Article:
Wednesday, April 18, 2018

Reading wargames magazines over lunch and a journey to the Dark Side.




Yesterday I had a meeting in London, which was one of those where the timing keeps moving about until the last minute.  Well, I say London but actually it was at Holloway Road which is much further north in London than I like to go.  It's almost the Midlands!  Originally scheduled to take place between 12.00 and 13.00, the meeting was shifted to 13.00.  I arrived at Waterloo early, so had time for a cup of tea (I thought you might not be able to get tea in North London) and a quick trip to Smiths and picked up May's Miniature Wargames. I then got a phone message to say they had moved the meeting forward to 12.30.  Anyway, it all meant that I was out at 13.30 and desperate to get back to civilisation.  As I hadn't had lunch I headed south as fast as possible and pitched up at the National Cafe at the National Gallery.  Basically, I wanted to waste some time so that Old Bat would be at home to pick me up and save me the walk from the station, as I have a bad foot at present.




Now although I don't like its new poncey incarnation (could this be the name for Warhammer's first gay hero?) compared with how it used to be (all change is bad) the food there is very nice, apart from a baffling preponderance of fishy dishes.  They had one of their exhibition specific menus again (Monet) but now, annoyingly, they only serve these in the evening (more change for the worse).  Anyway, apart from my newly purchased Miniature Wargames I also had April's Wargames Illustrated in my bag.  Time, therefore, for another  thrilling episode of Reading Wargmes Magazines over Lunch!  Before I could start, given it was susprisingly warm yesterday, I needed a cool drink and so chose a Côtes de Provence.   This was a pale, almost transparent, fragrant pink which reminded me (in many ways) of a former girlfriend's favourite pair of knickers; although not as expensive (I was with her once in Wimbledon when she spent an eye watering £105 on a pair of La Perla black knickers).




Leek and potato with wild garlic soup for a first course; although in reality it was more garlic soup with a little bit of leek and potato.  Miniature Wargames new May edition first and a look at their Forward Observer review section.  Firstly, review of the new Osprey Outremer: Faith and Blood rules, for Crusades skirmishes using between five and ten figures a side, which strike me as being too few (surprisingly) so I will pass on these, despite the fact that I have some painted figures for the First Crusade, done for a Society of Ancients game some years ago.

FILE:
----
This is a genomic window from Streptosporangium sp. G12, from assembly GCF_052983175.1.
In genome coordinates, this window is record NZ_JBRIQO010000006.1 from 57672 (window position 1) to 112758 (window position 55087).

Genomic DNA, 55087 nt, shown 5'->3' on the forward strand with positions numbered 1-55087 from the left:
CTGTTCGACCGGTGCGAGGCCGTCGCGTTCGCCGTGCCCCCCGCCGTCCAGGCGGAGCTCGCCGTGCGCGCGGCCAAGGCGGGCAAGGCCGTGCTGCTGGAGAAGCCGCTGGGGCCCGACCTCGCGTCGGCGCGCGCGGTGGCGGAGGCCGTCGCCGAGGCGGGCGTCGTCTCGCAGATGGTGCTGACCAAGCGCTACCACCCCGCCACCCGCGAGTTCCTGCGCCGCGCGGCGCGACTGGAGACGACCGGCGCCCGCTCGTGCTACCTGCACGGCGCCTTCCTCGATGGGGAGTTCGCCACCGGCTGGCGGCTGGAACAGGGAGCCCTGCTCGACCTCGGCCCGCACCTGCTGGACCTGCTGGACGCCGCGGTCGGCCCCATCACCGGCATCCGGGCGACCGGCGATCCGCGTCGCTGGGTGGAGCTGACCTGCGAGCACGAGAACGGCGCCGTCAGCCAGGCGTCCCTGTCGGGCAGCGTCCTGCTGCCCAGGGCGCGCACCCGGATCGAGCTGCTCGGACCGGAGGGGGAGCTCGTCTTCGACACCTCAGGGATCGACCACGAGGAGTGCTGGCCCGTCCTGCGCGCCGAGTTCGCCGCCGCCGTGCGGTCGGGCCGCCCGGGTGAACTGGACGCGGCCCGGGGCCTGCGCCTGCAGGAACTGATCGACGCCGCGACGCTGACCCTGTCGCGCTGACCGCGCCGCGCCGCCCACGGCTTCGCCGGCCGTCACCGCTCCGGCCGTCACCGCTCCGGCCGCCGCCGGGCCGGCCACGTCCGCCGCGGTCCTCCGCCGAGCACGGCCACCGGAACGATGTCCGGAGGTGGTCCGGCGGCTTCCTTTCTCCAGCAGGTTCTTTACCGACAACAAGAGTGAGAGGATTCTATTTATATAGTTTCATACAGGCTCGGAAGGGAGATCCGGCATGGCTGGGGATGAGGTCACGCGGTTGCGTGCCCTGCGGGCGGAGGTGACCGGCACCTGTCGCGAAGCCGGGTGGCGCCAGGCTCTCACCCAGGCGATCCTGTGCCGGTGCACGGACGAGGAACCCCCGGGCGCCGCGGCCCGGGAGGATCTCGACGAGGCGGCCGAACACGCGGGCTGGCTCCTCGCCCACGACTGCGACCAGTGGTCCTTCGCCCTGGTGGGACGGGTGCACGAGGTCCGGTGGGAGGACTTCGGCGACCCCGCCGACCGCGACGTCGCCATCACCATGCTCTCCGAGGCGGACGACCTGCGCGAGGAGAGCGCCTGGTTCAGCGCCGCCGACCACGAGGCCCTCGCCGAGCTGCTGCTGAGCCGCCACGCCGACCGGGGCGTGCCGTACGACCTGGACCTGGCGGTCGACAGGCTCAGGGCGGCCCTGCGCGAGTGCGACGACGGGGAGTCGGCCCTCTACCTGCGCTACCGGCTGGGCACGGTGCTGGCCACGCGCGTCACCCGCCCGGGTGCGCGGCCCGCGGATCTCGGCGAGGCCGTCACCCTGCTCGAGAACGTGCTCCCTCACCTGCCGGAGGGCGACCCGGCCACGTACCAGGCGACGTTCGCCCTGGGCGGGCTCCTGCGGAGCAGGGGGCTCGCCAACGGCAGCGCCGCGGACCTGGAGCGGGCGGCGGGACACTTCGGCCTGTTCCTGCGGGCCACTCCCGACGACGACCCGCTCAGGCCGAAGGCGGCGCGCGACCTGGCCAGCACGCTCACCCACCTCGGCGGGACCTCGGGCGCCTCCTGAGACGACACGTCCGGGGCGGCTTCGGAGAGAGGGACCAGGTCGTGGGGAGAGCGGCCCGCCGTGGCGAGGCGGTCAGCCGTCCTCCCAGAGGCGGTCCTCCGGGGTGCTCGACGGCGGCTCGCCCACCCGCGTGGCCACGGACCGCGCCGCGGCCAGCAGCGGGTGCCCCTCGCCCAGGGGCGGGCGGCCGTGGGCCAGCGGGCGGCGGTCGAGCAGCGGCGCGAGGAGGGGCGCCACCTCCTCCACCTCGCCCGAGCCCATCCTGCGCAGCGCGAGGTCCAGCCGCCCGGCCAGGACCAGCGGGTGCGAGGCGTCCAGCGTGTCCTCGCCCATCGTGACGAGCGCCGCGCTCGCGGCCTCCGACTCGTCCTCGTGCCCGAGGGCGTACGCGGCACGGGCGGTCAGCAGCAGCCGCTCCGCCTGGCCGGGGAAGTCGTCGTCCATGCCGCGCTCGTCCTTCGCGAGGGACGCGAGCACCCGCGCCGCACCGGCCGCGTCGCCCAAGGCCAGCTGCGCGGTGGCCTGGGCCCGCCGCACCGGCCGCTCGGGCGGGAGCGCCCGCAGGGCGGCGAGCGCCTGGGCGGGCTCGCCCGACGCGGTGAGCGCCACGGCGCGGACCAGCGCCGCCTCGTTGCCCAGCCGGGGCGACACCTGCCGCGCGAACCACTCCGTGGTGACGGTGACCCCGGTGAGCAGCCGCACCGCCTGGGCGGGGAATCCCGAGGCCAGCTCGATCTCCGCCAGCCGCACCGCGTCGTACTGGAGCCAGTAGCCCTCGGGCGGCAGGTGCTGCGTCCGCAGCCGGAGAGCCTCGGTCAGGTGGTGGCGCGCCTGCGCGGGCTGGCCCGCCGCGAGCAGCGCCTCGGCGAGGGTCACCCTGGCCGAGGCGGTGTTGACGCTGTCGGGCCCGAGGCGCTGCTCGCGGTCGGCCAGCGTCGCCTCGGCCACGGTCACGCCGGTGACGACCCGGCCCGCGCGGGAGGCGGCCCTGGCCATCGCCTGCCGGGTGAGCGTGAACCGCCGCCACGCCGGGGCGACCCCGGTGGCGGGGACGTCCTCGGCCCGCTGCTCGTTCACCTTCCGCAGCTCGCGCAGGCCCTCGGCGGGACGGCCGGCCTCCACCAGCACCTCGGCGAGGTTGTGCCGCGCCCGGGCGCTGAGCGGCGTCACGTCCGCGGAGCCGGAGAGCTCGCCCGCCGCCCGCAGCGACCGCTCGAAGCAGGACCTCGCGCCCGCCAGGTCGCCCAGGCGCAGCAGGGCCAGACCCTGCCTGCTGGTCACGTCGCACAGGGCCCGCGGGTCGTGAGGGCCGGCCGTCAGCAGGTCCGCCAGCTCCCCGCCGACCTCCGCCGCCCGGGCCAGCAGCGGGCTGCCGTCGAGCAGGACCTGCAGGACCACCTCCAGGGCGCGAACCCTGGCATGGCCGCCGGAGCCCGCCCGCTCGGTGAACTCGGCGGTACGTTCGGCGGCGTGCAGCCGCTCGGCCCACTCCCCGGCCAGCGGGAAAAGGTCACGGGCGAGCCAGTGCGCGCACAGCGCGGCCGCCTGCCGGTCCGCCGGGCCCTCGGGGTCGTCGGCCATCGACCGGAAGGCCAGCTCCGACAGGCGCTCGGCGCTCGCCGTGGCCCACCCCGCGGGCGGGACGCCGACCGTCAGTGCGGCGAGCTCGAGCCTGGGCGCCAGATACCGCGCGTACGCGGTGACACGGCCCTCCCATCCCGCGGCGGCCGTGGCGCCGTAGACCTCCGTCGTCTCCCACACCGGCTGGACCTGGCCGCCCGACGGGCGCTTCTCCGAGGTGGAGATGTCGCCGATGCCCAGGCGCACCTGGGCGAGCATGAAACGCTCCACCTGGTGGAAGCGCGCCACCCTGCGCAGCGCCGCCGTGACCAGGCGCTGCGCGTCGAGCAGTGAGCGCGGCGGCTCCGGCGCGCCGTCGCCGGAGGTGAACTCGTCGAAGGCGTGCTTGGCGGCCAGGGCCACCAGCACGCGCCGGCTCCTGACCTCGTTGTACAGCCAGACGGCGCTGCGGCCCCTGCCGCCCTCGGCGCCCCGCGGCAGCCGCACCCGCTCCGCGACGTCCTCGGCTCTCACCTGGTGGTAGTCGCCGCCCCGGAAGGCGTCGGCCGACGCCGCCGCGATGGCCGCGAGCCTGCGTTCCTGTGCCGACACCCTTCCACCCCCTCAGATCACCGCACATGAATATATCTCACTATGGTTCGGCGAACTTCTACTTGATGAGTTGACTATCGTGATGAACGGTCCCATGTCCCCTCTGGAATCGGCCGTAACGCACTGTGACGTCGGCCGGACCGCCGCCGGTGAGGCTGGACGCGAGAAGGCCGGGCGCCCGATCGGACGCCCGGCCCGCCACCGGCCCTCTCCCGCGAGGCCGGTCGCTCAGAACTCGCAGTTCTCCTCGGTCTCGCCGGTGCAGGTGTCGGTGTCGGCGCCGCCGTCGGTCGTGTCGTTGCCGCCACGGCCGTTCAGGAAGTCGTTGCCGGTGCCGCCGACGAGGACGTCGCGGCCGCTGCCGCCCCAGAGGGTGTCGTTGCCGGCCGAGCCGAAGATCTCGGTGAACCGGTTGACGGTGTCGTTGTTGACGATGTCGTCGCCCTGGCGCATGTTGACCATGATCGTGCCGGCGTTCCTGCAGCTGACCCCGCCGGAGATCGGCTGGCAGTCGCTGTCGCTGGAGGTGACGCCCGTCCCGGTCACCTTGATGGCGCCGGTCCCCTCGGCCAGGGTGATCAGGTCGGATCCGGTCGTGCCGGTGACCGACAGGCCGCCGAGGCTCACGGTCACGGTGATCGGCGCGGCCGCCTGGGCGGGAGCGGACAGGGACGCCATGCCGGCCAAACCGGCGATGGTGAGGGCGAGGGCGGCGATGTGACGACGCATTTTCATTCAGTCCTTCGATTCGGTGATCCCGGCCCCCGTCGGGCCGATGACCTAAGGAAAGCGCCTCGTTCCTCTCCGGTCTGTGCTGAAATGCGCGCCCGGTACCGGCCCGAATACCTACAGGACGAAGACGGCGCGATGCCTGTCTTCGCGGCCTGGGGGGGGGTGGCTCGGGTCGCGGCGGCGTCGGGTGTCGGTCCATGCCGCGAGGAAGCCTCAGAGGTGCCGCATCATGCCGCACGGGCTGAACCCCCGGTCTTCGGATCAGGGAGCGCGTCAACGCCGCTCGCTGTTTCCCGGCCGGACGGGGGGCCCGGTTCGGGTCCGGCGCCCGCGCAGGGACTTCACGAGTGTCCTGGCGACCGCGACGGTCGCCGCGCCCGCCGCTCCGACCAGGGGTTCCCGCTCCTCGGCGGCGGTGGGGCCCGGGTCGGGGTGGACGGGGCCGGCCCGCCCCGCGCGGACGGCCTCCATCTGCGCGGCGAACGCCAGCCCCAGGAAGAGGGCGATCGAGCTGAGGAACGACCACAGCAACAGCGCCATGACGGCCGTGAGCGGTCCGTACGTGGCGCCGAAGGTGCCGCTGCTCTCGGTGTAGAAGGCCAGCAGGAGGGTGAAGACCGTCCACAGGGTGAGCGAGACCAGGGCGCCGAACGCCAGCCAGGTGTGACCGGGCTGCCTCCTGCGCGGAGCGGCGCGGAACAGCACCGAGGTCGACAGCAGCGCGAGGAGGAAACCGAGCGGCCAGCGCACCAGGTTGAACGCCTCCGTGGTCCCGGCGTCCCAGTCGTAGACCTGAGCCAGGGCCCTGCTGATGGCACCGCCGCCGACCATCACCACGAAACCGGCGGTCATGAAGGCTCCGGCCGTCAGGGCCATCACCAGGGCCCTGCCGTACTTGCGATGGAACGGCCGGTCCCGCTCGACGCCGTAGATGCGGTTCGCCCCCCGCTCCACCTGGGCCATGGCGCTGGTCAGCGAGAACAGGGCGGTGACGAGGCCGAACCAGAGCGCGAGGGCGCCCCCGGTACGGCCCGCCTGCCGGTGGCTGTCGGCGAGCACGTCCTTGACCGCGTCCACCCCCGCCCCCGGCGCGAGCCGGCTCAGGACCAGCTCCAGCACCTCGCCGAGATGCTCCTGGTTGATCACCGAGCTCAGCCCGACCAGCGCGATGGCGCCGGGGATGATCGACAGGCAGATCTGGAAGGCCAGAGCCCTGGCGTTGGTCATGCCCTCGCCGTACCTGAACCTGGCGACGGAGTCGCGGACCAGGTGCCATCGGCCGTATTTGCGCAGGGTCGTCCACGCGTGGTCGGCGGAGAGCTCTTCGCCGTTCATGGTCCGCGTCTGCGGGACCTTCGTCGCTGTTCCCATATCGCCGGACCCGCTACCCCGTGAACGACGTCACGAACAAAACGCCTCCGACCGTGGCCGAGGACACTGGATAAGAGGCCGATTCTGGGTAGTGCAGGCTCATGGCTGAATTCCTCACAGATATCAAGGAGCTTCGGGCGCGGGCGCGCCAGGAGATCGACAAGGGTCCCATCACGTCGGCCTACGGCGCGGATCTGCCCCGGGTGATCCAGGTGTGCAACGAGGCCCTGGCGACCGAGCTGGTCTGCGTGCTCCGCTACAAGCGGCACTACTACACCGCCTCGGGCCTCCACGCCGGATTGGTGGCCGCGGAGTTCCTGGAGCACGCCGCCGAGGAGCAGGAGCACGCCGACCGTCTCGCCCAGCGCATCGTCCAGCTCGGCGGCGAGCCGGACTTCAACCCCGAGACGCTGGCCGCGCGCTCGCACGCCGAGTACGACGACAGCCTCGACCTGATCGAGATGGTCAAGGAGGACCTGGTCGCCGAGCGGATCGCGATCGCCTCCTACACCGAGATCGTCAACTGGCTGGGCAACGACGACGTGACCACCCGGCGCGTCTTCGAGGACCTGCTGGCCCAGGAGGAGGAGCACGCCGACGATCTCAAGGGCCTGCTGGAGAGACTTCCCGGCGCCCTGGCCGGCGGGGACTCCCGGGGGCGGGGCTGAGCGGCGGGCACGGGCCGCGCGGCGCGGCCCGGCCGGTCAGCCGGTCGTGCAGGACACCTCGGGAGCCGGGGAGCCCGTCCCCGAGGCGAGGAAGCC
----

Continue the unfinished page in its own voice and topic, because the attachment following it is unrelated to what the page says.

The problem


The solution?


Far more interesting was a review of a paint station which, at two feet long might, hold a lot of rubbish cluttering my desk.  One side of my desk is a complete tip (actually so is the other side) but this has racks for paint brushes, drawers and lots of space for paint. I bunged off an order to Always Hobbies and hope the reviewers claims that it was easy to assemble will prove accurate!


Picnic girl by Ron Cobb for Mayfair July 1972


Many articles in wargames magazines have tried to categorise the different tribes of players and Conrad Kinch had a go, this month too, looking at their motivation.  In a way, these pieces remind me of those articles you used to get in Mayfair, which would examine the different characteristics of 'birds' in the early seventies; country set girls, librarians, air hostesses, secretaries, au pairs, etc.   These were usually illustrated, falling out of their clothes, by Ron Cobb who would go on to do concept art for films like Alien and Total Recall. None of them look like wargamers, of course!  Kinch's categorisation had four types: Socialite - who games to meet up with people (definitely not me), The System Master - who loves mastering the rules so they can win at all costs (not me either), The Daytripper - inspired by history, films or TV (that is me) and The Craftsman - who likes painting figures, making scenery and devising scenarios (a bit me).